“AN AMERICAN KID WINS, IN AN ETHANOL CAR RUNNING ON ETHANOL, DRIVING FOR AN AMERICAN RACING LEGEND: BOBBY RAHAL, WITH AN AMERICAN CLOTHING BRAND: IZOD, ON FORTH OF JULY WEEKEND IN NEW YORK ... DOESN'T GET ANY MORE "AMERICAN!" … than that. Caption Credit: Modified from quote given by Ryan Hunter-Reay after his well driven win. Image Credit: Andy Sallee (2008)
Former ChampCar Driver Wins First IRL Race At Watkins Glen
No, it is not what one would think given a headline posted here at The EDJE. We have had a focus in our posts on the teams and drivers that have merged and transitioned into the Indy Racing League and the IndyCar Series from the ChampCar World Series season for 2008.
What with Justin Wilson of Newman/Haas/Lanigan Racing qualifying so high on the grid at position #2 (just being bumped from the pole in the last minute by Penske’s Ryan Briscoe) for the Camping World Grand Prix at The Glen, and good a showing from KV Racing Technology’s Oriol Servia at position #5, one would think the headline would relate to them but, no … after competing for IRL established team Rahal Letterman Racing for the last part of 2007, and all of 2008, Ryan Hunter-Reay notches his first win.
As for the T-Team Ten (the transition teams and drivers from the CCWS) they managed to capture four of the top ten finishing positions. The big surprise came from teammates for the Dale Coyne Racing organization, with Bruno Junqueira and Mario Moraes notching in at positions #6 and #7 respectively (Graham Rahal of Newman/Haas/Lanigan Racing #8 and EJ Viso of HVM Racing #10 round out the places).
Bruno Junqueira - Image Credit: Andy Sallee (2008)
This excerpted and edited from IndyCar.com –
By Dave Lewandowski - indycar.com
Junqueira, driving the No. 18 Z-Line Designs entry advanced five positions to finish an IndyCar Series career-high sixth in the 60-lap race on the 3.37-mile, 11-turn Watkins Glen International circuit.
The veteran open-wheel racing team owner and former driver [Dale Coyne] also put a headlock on series rookie Mario Moraes, who jumped six positions to finish a career-high seventh in the No. 19 Sonny's Bar-B-Q car.
Both cars in the top 10 - two weeks after Junqueira's car couldn't answer the bell to start the race at Iowa Speedway because of a practice crash and eight days after both cars were eliminated from the race at Richmond International Raceway because of contact?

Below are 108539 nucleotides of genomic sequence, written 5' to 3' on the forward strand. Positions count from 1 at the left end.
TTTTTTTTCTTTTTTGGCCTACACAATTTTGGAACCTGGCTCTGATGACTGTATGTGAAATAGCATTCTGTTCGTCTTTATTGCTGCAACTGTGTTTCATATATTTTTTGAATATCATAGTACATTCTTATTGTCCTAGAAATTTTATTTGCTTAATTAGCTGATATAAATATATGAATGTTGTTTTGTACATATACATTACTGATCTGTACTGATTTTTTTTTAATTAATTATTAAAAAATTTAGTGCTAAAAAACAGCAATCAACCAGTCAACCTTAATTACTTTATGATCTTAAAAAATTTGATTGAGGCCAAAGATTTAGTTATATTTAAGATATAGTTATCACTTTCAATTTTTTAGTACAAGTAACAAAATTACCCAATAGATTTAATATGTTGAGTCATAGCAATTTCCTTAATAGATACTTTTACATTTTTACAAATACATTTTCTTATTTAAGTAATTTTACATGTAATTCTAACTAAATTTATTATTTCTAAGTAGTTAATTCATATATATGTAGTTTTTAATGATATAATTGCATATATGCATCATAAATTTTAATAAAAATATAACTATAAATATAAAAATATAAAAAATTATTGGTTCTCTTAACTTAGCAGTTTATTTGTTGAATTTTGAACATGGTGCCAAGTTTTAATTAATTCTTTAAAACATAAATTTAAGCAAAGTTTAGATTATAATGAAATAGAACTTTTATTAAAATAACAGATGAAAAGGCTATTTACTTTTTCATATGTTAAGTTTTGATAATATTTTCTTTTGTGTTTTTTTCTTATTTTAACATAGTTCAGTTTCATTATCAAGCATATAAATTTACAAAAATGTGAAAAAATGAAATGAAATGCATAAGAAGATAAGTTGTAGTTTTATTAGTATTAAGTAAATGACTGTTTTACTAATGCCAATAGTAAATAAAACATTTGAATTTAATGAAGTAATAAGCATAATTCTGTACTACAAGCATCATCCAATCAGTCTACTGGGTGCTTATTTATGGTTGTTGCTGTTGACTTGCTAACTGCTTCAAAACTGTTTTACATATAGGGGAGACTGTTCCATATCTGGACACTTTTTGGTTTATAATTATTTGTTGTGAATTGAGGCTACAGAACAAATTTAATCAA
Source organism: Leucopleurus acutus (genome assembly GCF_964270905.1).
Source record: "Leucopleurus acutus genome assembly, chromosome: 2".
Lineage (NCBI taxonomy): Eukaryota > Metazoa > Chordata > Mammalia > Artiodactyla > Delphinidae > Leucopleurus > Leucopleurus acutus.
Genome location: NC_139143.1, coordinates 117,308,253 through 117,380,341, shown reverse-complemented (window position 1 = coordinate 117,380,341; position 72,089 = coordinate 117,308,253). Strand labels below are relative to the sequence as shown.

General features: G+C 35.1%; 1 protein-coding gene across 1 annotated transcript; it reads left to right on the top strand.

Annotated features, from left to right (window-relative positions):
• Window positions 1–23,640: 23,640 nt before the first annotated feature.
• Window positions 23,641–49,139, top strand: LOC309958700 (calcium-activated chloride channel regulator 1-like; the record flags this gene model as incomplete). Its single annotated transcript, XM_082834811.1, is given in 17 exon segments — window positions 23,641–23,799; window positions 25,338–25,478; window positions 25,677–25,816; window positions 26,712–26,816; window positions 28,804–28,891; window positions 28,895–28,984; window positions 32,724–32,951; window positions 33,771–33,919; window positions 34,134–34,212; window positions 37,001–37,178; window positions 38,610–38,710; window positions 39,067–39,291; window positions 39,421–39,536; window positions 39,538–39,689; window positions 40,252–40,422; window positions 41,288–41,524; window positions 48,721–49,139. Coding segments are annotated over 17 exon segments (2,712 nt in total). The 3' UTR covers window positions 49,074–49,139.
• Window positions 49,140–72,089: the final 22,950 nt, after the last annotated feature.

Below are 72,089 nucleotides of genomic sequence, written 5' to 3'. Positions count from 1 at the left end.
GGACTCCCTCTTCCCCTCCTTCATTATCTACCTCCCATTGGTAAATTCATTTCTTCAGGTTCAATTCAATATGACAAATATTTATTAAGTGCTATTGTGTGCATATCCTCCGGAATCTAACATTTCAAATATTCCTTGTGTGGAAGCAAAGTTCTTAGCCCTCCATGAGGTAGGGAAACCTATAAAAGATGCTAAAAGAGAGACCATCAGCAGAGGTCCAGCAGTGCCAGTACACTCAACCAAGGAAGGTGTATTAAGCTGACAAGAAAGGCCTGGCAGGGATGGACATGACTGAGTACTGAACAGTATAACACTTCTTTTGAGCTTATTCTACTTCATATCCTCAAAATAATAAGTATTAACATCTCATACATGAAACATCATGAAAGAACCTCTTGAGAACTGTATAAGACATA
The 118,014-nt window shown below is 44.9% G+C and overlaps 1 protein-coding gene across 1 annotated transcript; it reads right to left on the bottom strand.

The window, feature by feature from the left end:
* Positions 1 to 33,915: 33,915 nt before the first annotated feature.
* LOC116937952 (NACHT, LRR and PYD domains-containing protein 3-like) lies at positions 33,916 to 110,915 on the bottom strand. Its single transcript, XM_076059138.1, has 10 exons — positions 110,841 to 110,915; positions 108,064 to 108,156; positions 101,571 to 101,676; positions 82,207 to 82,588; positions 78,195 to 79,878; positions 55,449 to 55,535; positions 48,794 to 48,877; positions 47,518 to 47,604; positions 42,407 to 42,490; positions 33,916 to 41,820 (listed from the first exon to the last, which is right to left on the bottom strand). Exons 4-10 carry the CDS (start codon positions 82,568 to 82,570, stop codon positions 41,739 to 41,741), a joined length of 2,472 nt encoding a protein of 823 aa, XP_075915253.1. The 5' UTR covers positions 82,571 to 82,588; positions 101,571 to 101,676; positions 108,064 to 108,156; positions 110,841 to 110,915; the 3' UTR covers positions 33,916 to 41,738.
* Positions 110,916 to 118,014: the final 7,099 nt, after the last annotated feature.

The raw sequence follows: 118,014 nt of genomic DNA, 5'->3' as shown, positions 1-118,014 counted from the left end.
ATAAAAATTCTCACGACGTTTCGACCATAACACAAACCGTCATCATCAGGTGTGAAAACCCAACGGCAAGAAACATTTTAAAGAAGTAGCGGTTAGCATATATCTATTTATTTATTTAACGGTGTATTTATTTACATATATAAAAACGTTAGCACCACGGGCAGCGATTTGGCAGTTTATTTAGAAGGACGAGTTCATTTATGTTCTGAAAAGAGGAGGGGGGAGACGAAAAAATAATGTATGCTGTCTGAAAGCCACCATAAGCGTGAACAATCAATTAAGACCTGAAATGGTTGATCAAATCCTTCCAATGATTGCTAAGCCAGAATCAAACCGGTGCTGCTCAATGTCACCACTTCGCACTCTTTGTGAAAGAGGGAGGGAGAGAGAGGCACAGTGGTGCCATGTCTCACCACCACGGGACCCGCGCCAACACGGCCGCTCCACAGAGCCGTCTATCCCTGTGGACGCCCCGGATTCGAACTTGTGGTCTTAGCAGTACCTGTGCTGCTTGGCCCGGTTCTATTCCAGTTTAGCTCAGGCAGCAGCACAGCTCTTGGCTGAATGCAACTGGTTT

"Being in the top six is better than being in the wall," Coyne laughed. "It's a compliment to all the guys on the team because we had four crashes in six days (at Iowa and Richmond) and to get all the cars ready and be here and be competitive."
Junqueira ran as high as third on Lap 38.
"The No. 18 Z-Line Designs car was great all weekend long. The team did a fantastic job. I love this track as it is a great course to drive on. I can't wait to go to Mid-Ohio in two weeks." [said Junqueira]
Mario Moraes - Image Credit: Andy Sallee (2008)
Moraes started a season-high 13th and overtook the No. 27 car of Hideki Mutoh on Lap 55 to score the seventh place.
"On the first lap of the race I was able to overtake six cars and jump to seventh," he said. "We ran up in the top five at times, but we lost a couple spots during a pit stop, which I think kept us from a higher finish. The car was fast all weekend and the team deserves credit for that. Hopefully we can get more top-10 finishes." [said Moraes].
Winners Podium: 1-Ryan Hunter-Reay, 2-Darren Manning, 3-Tony Kanaan. Image Credit: Andy Sallee (2008)
This excerpted and edited from Speed Channel -
Hunter-Reay Triumphs at The Glen
Written by: Jeff Olson - Senior writer, RACER Magazine 07/06/2008 - 06:03 PM
Ryan Hunter-Reay took advantage of a rare mistake by Scott Dixon to score his first IndyCar Series victory.
Dixon was in second place and poised to win at Watkins Glen International for a fourth consecutive time when he spun under caution, collecting third-place Ryan Briscoe and putting Hunter-Reay and the No. 17 Rahal Letterman Racing Honda/Dallara in position to win.
Hunter-Reay, who narrowly missed the wreckage from Dixon’s spin, passed leader Darren Manning on the restart with nine laps remaining and went on to score Rahal Letterman Racing’s first win since Buddy Rice won at Michigan in 2004.